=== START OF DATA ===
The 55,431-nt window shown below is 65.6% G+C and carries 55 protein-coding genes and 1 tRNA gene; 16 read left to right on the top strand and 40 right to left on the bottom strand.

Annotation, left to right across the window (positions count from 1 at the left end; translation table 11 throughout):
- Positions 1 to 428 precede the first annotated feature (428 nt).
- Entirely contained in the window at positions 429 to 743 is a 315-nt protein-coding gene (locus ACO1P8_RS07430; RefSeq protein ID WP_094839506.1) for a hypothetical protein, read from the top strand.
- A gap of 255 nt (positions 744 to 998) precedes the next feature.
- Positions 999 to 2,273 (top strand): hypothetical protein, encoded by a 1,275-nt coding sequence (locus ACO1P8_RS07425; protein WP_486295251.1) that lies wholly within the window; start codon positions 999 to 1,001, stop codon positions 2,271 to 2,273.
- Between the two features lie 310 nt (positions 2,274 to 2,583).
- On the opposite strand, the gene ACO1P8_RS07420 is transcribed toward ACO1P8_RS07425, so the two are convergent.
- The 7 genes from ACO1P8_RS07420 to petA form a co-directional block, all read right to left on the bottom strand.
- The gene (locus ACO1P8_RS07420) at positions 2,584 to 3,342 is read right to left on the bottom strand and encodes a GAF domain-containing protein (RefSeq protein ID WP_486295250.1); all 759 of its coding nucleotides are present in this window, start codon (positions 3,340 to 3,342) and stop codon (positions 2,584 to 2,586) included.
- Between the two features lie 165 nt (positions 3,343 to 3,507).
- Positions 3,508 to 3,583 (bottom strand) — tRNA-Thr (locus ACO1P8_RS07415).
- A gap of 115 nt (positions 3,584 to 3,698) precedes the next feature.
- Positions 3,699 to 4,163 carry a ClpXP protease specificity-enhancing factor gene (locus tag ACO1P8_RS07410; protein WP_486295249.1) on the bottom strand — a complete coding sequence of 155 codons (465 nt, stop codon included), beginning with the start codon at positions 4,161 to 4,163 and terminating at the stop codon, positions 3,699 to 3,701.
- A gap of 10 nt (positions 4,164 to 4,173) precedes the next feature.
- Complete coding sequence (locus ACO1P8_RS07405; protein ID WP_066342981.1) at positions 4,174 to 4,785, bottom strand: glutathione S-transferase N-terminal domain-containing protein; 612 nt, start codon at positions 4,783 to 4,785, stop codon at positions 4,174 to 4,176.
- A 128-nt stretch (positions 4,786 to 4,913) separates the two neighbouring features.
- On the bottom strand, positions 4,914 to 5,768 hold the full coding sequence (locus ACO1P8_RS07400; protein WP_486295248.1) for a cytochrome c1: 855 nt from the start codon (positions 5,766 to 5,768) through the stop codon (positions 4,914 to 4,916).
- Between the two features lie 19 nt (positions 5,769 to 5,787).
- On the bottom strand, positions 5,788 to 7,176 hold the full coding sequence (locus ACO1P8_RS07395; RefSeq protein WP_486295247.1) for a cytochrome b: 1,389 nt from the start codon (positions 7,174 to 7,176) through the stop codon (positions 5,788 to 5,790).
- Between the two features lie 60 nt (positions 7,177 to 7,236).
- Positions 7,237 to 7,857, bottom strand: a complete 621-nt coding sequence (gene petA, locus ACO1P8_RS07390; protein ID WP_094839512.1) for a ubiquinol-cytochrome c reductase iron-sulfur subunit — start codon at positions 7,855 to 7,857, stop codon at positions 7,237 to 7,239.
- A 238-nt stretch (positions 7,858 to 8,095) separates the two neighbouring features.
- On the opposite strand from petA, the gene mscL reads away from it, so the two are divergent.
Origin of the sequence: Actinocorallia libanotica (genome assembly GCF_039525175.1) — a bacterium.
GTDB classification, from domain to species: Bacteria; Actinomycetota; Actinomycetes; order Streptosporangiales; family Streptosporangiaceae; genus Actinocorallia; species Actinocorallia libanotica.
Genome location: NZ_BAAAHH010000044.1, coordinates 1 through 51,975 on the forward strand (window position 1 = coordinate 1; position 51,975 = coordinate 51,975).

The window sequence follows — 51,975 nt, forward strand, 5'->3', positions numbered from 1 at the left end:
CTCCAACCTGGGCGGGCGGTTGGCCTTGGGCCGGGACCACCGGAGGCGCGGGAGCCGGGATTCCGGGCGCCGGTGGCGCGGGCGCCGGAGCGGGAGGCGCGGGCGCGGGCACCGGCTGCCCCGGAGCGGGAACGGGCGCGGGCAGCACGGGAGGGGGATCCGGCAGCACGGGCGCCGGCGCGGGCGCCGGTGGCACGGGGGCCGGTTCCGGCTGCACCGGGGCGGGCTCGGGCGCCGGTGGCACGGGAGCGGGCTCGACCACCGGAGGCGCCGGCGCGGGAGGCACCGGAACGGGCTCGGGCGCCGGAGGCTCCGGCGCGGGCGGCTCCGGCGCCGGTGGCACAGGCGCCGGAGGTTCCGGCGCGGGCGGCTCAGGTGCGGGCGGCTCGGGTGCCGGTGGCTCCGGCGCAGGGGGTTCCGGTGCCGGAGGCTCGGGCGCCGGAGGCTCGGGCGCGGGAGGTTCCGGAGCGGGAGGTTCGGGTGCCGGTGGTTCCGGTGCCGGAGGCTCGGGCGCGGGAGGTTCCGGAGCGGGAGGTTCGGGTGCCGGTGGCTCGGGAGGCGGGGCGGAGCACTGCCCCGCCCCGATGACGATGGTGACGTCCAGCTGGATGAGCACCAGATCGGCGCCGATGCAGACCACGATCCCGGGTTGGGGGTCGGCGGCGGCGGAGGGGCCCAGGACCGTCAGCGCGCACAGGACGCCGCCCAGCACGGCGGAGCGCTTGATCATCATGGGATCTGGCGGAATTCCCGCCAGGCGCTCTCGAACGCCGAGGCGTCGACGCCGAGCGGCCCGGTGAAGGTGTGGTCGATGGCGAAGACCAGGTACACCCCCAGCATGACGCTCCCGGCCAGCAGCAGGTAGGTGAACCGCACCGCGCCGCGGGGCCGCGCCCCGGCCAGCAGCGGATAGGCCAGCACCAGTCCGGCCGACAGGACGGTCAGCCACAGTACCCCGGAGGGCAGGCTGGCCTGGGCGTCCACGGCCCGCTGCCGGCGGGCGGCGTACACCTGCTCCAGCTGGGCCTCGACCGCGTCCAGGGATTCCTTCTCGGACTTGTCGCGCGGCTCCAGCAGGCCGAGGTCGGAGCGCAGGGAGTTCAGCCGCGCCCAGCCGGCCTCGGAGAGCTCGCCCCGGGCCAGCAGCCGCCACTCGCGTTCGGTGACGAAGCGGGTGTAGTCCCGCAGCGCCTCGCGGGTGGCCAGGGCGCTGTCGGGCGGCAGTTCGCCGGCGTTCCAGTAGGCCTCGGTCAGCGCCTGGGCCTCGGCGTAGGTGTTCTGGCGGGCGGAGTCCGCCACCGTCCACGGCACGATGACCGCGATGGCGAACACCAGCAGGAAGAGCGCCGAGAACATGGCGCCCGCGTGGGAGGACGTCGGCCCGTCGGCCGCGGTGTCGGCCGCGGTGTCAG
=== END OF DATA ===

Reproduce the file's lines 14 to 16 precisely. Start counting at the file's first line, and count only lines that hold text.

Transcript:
- Positions 3,699 to 4,163 carry a ClpXP protease specificity-enhancing factor gene (locus tag ACO1P8_RS07410; protein WP_486295249.1) on the bottom strand — a complete coding sequence of 155 codons (465 nt, stop codon included), beginning with the start codon at positions 4,161 to 4,163 and terminating at the stop codon, positions 3,699 to 3,701.
- A gap of 10 nt (positions 4,164 to 4,173) precedes the next feature.
- Complete coding sequence (locus ACO1P8_RS07405; protein ID WP_066342981.1) at positions 4,174 to 4,785, bottom strand: glutathione S-transferase N-terminal domain-containing protein; 612 nt, start codon at positions 4,783 to 4,785, stop codon at positions 4,174 to 4,176.